The week of April 20th to 24th was dedicated to the Fashion Revolution movement, which already has more than 100 flags from around the world. This is the seventh year that fashionistas come together to ask: who made my clothes? In 2020, due to the coronavirus pandemic, the event idealized by Carry Somers and Orsola de Castro, was completely digital bringing together fashion experts, educators, journalists and other professionals in the fashion chain.
In its seventh edition, Fashion Revolution started in 2014, a year after the Bangladesh tragedy. On the occasion, on April 24th, 2013, the Rana Plaza building, which housed clothing factories, collapsed taking the lives of 1,127 people and leaving more than 2,500 injured people. A year later, in the week of April 24th - and on the same date for the following years - Fashion Revolution appears, which aims to ask: who made my clothes? The main objective of the project has always been to bring to light issues such as transparency, sustainability and ethics on the part of the fashion industry.
Digital edition in 2020
In contrast to other editions of Fashion Revolution, in 2020 it took place entirely online. The formats of the content exposed were lives on Instagram and YouTube. Also, the traditional meeting of fashionistas to change clothes at the end of the event was postponed to a more favorable moment. It’s inevitable don’t talk about the pandemic this year. Thus, conversations about consumption, working conditions, composition of clothes and accessories, in addition to the challenges caused by the moment in which we live due to the coronavirus, were in evidence around the globe.
Faced with the unique moment due to the pandemic, the quarantine forces us to look inside ourselves and our closets. Thus, activists Carry and Orsola encouraged Fashion Revolution’s participants to investigate their own closets. Do we know exactly where that shoe we love so much comes from? Or about that shirt we like so much? "Observe, analyze details, and search about the brands. Take a look at a composition label that doesn't even come close to say its complete list of items; a 'made in' label that doesn't tell you about where the fabric was made or the raw materials was acquired", encourage the activists. "In times of crisis it is necessary to pay special attention to the most vulnerable persons, who, in fashion, is talking about who occupies the ends: the people who make our clothes," said the organization in a statement.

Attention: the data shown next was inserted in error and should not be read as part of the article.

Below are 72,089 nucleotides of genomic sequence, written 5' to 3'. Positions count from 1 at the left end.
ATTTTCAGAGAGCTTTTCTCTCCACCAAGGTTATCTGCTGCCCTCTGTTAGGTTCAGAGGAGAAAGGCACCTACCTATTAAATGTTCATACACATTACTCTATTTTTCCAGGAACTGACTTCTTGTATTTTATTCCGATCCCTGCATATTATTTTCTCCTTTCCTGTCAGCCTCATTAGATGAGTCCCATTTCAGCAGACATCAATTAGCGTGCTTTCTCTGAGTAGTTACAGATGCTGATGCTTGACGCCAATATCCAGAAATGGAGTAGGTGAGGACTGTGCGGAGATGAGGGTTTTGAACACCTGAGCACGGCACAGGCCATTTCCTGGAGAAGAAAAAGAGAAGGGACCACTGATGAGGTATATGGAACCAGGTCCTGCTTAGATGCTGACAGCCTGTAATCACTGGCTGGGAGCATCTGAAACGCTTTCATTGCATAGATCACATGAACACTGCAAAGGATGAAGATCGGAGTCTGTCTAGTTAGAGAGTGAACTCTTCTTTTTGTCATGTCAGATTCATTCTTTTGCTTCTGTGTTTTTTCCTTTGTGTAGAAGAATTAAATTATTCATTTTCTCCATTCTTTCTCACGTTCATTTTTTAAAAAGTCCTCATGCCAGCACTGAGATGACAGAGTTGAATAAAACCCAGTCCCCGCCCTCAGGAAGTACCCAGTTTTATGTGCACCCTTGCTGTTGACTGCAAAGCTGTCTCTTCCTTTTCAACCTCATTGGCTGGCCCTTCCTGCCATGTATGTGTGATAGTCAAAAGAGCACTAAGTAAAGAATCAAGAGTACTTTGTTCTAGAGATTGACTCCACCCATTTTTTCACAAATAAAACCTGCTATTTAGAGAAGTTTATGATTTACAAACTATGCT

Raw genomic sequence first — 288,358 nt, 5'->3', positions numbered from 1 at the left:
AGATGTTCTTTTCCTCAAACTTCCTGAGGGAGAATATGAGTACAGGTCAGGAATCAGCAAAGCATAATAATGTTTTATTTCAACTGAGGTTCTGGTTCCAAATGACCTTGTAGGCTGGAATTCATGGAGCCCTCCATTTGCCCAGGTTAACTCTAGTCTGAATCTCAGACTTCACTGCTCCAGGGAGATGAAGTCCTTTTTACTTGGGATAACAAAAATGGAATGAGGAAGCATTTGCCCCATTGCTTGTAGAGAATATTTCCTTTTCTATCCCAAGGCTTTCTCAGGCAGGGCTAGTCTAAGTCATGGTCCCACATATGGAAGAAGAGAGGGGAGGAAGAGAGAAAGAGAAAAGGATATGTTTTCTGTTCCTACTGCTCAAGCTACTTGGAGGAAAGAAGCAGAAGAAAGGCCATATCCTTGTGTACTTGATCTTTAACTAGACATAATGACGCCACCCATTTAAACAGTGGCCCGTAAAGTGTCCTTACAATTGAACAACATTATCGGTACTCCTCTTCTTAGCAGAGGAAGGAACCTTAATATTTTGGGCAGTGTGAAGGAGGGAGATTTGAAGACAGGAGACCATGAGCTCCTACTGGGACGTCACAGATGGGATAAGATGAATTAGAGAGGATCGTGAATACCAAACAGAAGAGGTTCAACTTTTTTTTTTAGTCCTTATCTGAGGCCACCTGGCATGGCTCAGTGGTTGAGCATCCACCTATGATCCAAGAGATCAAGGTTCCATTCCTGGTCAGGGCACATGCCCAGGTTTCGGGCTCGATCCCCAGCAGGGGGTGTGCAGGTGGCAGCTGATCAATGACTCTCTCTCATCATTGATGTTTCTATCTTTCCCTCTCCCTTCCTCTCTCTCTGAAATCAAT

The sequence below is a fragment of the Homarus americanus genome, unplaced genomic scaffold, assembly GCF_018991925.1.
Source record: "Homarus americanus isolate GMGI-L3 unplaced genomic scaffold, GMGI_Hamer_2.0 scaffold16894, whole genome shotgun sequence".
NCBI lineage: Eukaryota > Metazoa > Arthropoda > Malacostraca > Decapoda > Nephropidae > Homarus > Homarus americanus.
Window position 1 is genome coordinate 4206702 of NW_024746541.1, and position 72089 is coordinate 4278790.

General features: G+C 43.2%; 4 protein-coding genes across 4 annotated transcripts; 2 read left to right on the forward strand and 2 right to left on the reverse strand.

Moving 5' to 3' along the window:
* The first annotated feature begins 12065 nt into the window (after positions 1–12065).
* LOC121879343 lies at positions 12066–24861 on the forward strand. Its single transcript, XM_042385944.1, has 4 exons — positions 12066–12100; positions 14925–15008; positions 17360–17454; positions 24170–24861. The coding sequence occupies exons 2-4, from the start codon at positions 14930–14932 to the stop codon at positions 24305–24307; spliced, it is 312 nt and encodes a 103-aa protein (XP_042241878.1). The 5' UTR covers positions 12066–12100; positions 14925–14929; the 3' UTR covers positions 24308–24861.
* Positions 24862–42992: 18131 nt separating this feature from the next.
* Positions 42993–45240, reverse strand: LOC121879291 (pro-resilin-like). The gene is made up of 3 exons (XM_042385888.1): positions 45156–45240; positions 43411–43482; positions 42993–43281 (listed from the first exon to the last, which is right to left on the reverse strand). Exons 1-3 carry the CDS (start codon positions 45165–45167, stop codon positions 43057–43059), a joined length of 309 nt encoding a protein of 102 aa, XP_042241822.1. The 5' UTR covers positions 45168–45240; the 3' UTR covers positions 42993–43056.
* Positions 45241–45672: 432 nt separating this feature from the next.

The most transparent
Business transparency has been a key word on the issue of sustainability. For this reason, the Fashion Revolution movement annually launches an index of fashion transparency, ranking the 250 largest retailers and fashion producers in the world, according to the data that they themselves disclose. This year, H&M retailer is among the top ten finalists with a 73% transparency rate in its activities. In the aftermath, other brands follow the Sweden brand, such as C&A, Adidas, Esprit, among others. The representatives of the luxury segment are a little beyond the first positions, but when thought separately, Gucci has 48% of points - the highest, being the most transparent luxury brand, followed by Balenciaga, Saint Laurent and Bottega Veneta.